Our original four boys came from Ardo Alpacas in Aberdeenshire. We are not alpaca breeders and have our boys purely as pets. Our experience is that you don't need to be a breeder and that a 'batchelor herd' can give much pleasure to the owner. We have 5 acres including our big garden and grazing for the boys, 15 miles north of Inverness, Scotland. I spin, knit, felt and crochet with the fleece from the boys.


Just a reminder that clicking on (most) of the photos will show them greatly enlarged.

Sunday, 28 December 2014

Christmas week pics.

Christmas week started with a visit from four lovely tourists from Singapore who had traced Tigh Mhor alpacas through the internet.  It was the first time that they had seen alpacas and the boys seemed to impress!  From here the group set off to travel north to Caithness and spend Christmas there before returning south. Nice to have met you all, hope you enjoyed your holiday in Scotland.   Haste ye back!
A few photos for you taken during Christmas week which turned out to be bright, sunny but quite frosty during the nights.  This is Gully (front) and Fyta behind checking out some crows marching across an adjoining paddock.
The hefty Fidget as always wearing his inquisitive face!  He's well pleased at present because he is getting his favourite haylage as well as hay.
Wee Eck.  With the ground frozen most mornings it is chilling to watch the boys pulling up lumps of frozen grass and chewing it.  Brrrrr!
Gully (left) and Fidget enjoying the bright, winter sunshine which helped to dry their fleeces which had been wet since the previous week.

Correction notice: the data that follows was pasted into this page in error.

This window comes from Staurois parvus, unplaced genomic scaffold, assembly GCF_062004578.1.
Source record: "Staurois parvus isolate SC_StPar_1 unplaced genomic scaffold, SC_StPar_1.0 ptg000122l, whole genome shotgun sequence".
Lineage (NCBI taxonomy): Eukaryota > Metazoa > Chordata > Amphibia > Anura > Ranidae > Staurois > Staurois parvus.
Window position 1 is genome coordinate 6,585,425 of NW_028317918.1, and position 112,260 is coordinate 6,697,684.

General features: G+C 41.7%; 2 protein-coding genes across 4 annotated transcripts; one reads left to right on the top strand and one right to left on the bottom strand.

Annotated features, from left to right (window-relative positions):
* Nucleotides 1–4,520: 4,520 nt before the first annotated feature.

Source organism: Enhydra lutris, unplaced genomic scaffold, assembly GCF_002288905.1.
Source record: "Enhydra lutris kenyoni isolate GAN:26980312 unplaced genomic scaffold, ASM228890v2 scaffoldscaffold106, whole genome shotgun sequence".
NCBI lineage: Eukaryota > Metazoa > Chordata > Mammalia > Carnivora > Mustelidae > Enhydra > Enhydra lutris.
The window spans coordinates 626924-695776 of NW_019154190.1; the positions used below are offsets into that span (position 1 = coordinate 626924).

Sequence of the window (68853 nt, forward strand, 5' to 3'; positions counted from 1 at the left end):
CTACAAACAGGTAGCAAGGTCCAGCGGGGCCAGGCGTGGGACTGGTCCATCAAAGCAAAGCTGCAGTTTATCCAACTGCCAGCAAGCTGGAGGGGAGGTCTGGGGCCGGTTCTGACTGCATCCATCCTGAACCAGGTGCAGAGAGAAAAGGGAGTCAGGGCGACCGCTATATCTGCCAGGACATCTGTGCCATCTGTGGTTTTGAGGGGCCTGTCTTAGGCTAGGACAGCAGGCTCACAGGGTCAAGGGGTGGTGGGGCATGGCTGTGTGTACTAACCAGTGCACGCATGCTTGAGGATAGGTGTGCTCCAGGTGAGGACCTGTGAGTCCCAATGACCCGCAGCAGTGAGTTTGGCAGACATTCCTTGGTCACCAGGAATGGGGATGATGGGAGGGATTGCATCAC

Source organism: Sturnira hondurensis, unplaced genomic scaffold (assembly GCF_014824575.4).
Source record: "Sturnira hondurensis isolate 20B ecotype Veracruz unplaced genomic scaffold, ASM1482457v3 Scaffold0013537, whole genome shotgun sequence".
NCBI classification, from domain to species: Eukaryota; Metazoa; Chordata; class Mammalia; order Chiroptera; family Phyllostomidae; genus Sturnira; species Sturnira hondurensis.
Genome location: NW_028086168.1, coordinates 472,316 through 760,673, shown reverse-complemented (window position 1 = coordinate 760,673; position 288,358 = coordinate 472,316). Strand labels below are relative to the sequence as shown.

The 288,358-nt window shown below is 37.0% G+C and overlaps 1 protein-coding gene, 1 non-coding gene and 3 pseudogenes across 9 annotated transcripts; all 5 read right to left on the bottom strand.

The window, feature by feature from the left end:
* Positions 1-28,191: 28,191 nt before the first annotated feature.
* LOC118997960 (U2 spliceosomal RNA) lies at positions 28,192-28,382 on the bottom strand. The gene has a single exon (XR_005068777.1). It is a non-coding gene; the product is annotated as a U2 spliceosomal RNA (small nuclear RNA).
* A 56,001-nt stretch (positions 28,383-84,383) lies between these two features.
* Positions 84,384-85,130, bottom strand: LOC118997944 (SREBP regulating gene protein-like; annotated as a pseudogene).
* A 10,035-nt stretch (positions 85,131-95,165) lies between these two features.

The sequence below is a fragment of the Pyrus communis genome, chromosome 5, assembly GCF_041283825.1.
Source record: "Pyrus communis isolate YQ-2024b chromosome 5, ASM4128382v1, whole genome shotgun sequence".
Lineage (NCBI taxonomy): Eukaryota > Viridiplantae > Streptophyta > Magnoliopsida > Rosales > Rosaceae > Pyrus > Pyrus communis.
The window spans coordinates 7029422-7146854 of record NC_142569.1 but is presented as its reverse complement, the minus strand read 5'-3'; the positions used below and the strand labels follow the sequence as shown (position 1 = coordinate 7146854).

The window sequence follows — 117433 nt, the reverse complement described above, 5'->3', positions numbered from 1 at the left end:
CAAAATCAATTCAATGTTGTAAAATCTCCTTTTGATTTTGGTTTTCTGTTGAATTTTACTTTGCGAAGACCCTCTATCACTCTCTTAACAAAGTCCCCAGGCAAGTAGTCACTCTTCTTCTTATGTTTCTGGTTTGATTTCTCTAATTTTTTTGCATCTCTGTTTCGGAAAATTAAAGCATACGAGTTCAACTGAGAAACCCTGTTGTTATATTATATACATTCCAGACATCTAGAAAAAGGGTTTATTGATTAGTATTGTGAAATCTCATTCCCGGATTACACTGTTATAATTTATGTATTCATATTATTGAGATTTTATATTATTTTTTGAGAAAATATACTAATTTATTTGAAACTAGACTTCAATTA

Rufus (front) and Gaucho survey the bare paddock.

And finally..............it wouldn't be Christmas here without a couple of jig-saws being done.  This is the first, a pleasure to make with loads of details and colour.  I'm working on a very difficult one at present which I hope to complete before 2015!  Happy New Year to everyone when it comes.

Sunday, 21 December 2014

Walkies and worms!

To all our blog readers!
We had  another welcome visit from friends Alison and Brendan this week, hoping to get a bit more practice in at alpaca handling.  First thing then is to get the herd into 'the alleyway' and direct them to the catch pen at the top.
As normal Gully has to drop a load of beans before he gets involved with any adventure training!  Fidget is standing next to him.
Now they are all in the catch pen, waiting and humming! From the left (front) Fyta, Fergus and Fidget with Gaucho and Gully at the rear.
Alison has an in depth conversation with Gully giving him very good reasons why he should be a good boy and "Walk on."   And it worked!
Wee Eck with the head collar sticking close to Gaucho and you can almost hear him saying, "Hey Gaucho big man, tell them I don't want to go walkies today!"
"He disnae wan tae go so he's no gonnae go! Beat it!"
And finally...........we had a visit yesterday from neighbours Kate and Derek with children Rebekah, Bella and Ben, all well wrapped up against a cold wind.  The boys appear more interested in Ben's hat but he got his own back and asked the question of the day as he held a wriggling specimen in his hand, "Do alpacas eat worms?!"  Nice one, well done Ben - hope you all enjoyed the 'paca experience.

Sunday, 14 December 2014

A bit of white stuff

If the TV news is to be believed we've all had a bit of wild weather this week, some folks more so than others. We had a couple of days of gales mid-week followed by some of the white stuff and ending up with lashing rain and gales again today.  Gully here is unimpressed by snow because he can't get at his grass!  If you magnify the photo you will see his lovely long eyelashes.